But what happens if we get the dreaded question ourselves? There are ways we can set hooks—using memorable or engaging talking points—to open ourselves to serendipity. When Oli Barrett, founder of multiple businesses in London, meets new people, he casts several hooks that enable potential points of commonality. His response to the “What do you do?” question is something along the lines of, “I love connecting people, I set up a company in the education sector, and I recently started thinking about philosophy, but what I really enjoy is playing the piano.” This reply includes at least four potential serendipity triggers: a passion (connecting people), a job description (running an education company), an interest (philosophy), and a hobby (playing the piano). If he just responded, “I am in education,” the opportunity for others to connect the dots would be small. This way, he allows others to pick and choose the hook that relates to their life and makes it more likely that serendipity will happen.

Making more meaningful connections in a virtual world

One of the most daunting—and depressing—aspects of our post-COVID-19 world is the isolation that comes from being unable to connect in person. The good news is that technology easily fosters serendipitous networking from home. A low-risk strategy to expand our network and nurture the conditions for opportunity is “setting serendipity bombs.”

This can include writing honest speculative messages to people we admire (for example via LinkedIn InMail) to share how they have already shaped our trajectory to open up a conversation about how they can be a part of our future journey. Or following professionals that you respect on Twitter and making a point of providing thoughtful, relevant commentary on what they have to say.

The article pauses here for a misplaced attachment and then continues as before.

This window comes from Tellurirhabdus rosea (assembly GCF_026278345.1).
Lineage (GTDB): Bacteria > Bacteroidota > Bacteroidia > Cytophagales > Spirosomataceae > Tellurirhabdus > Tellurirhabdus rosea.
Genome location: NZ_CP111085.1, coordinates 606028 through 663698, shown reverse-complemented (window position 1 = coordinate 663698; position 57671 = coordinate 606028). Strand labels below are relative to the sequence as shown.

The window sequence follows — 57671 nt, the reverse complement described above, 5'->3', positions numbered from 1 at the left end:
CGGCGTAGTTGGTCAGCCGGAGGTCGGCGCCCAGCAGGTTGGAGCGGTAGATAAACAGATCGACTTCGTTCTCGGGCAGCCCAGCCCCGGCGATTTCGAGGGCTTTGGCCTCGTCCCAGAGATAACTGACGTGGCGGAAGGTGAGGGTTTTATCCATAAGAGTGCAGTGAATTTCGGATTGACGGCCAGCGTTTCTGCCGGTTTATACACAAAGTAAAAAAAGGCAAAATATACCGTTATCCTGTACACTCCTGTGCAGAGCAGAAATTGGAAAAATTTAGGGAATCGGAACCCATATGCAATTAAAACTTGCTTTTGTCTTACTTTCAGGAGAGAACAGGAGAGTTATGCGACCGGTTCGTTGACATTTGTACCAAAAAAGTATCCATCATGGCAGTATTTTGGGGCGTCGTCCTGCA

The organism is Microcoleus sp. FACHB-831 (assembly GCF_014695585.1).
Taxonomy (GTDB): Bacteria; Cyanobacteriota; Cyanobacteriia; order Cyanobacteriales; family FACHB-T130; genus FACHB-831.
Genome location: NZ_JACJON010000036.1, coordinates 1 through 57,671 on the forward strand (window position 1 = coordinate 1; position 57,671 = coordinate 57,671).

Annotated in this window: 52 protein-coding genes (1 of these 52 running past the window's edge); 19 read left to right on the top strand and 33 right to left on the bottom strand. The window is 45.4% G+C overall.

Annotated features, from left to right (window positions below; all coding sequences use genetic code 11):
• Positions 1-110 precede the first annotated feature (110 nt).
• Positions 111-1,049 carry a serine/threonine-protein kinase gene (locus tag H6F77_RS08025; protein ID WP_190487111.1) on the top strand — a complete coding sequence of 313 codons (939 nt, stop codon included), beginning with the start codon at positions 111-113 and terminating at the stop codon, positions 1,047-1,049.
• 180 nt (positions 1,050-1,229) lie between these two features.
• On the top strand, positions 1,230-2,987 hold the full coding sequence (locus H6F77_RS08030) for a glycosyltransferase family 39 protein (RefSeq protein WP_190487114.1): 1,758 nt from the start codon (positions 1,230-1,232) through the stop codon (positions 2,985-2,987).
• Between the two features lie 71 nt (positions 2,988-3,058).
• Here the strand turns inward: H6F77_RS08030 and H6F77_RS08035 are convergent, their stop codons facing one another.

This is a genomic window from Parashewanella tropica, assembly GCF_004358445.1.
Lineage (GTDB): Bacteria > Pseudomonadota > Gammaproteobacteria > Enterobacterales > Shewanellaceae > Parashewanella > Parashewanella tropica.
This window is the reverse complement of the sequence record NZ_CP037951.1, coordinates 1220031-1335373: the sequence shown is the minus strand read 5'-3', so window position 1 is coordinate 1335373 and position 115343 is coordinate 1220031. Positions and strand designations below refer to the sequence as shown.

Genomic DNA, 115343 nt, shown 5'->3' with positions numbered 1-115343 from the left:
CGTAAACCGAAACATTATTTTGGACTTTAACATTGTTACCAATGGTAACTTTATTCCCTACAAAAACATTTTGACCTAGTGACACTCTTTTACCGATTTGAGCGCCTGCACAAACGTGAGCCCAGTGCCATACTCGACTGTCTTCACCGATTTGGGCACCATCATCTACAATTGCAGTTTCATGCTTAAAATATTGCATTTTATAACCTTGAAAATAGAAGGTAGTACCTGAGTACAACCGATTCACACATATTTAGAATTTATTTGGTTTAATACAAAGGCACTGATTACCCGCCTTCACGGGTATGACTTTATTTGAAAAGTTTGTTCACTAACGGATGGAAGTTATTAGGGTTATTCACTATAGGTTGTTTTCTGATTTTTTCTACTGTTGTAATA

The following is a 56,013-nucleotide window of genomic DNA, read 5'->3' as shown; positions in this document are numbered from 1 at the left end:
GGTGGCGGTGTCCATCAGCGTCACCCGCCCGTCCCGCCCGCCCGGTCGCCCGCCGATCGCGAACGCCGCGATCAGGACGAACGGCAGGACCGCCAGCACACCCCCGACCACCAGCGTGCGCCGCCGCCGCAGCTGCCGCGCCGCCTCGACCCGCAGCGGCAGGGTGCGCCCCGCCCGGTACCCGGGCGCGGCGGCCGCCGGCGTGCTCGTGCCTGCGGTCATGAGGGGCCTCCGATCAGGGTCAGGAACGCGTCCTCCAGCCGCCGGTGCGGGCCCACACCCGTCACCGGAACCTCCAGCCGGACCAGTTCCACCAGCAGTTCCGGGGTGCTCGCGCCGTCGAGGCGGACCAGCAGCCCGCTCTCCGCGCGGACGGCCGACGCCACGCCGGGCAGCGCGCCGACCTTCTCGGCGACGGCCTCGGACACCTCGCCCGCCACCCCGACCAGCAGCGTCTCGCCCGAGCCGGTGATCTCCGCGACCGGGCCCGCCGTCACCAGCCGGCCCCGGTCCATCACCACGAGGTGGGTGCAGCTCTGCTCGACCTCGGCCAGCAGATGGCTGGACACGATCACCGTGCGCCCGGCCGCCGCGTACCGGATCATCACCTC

The silver lining in a serendipity mindset

The societal and workplace challenges brought about by COVID-19 are considerable, and many are likely here to stay. A serendipity mindset is not designed to make these problems go away, but rather to give us the skills to find opportunity—and importantly, delight—out of the unexpected.

This way, the answer to “what’s one silver lining you’ve found in this pandemic” could be, “I am setting myself/my business up for serendipity.” For those eager to thrive in the workplace of tomorrow, that’s exactly the kind of change we need.

Dr. Christian Busch is a professor at New York University, where he directs the CGA Global Economy Program and teaches purpose-driven leadership, innovation, and entrepreneurship. He is a visiting fellow at the Marshall Center, London School of Economics. and author of The Serendipity Mindset: The Art and Science of Good Luck. More of his work can be found on his website or on Twitter @ChrisSerendip.